Marin City, California: Wikis


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Marin City
—  Unincorporated community  —
Marin City is located in California
Marin City
Location in California
Coordinates: 37°52′07″N 122°30′33″W / 37.86861°N 122.50917°W / 37.86861; -122.50917Coordinates: 37°52′07″N 122°30′33″W / 37.86861°N 122.50917°W / 37.86861; -122.50917
Country United States
State California
Counties Marin County
 - County Board District 3
Charles McGlashan
 - Senate Mark Leno (D)
 - Assembly Jared Huffman (D)
 - U. S. Congress Lynn Woolsey (D)
Elevation [1] 23 ft (7 m)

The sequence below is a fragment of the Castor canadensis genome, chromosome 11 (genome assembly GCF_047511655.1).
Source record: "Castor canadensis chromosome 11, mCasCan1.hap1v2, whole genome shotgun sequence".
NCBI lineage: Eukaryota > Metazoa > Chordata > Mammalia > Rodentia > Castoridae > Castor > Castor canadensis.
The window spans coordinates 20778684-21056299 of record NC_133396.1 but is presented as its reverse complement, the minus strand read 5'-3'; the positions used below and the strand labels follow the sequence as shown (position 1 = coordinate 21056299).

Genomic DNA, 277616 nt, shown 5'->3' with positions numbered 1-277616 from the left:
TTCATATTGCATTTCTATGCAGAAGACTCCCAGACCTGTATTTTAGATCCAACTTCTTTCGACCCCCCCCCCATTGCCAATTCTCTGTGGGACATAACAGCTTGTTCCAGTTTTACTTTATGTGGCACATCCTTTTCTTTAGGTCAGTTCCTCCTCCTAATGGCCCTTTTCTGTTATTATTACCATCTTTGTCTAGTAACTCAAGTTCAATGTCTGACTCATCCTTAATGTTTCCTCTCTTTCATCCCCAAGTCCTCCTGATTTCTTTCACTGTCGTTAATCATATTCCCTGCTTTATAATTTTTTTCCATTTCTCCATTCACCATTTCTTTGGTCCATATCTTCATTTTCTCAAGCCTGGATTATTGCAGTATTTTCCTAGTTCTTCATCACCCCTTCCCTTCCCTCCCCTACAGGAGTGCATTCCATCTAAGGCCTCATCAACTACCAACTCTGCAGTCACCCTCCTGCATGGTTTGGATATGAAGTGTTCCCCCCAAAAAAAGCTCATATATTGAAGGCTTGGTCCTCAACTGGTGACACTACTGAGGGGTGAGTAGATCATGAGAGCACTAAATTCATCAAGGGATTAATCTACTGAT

Population (2000)
 - Total 2,560
Time zone PST (UTC−8)
 - Summer (DST) PDT (UTC−7)
ZIP code 94965
Area code(s) 415

Marin City, is an unincorporated community in Marin County, California, United States.[1] It is located 1.5 miles (2.4 km) northwest of downtown Sausalito,[2] at an elevation of 23 feet (7 m).[1] Marin City was developed for housing starting in 1942, to accommodate war-time shipyard workers and other immigrants to California. After the war, the area became predominantly African-American, as white residents were able to move freely to private housing elsewhere in Marin. Since the 1980s, additional development has changed the makeup of the population while providing more local jobs. The population in 2000 was 2,560.[3] Marin City's socioeconomic and racial makeup contrasts with the mostly wealthy and white populations in Marin County. In 2004 the community had high levels of poverty, crime, and recreational drug use.[4] Marin City began to enjoy a new found celebrity in the 90's due to it being the home of rapper Tupac Shakur.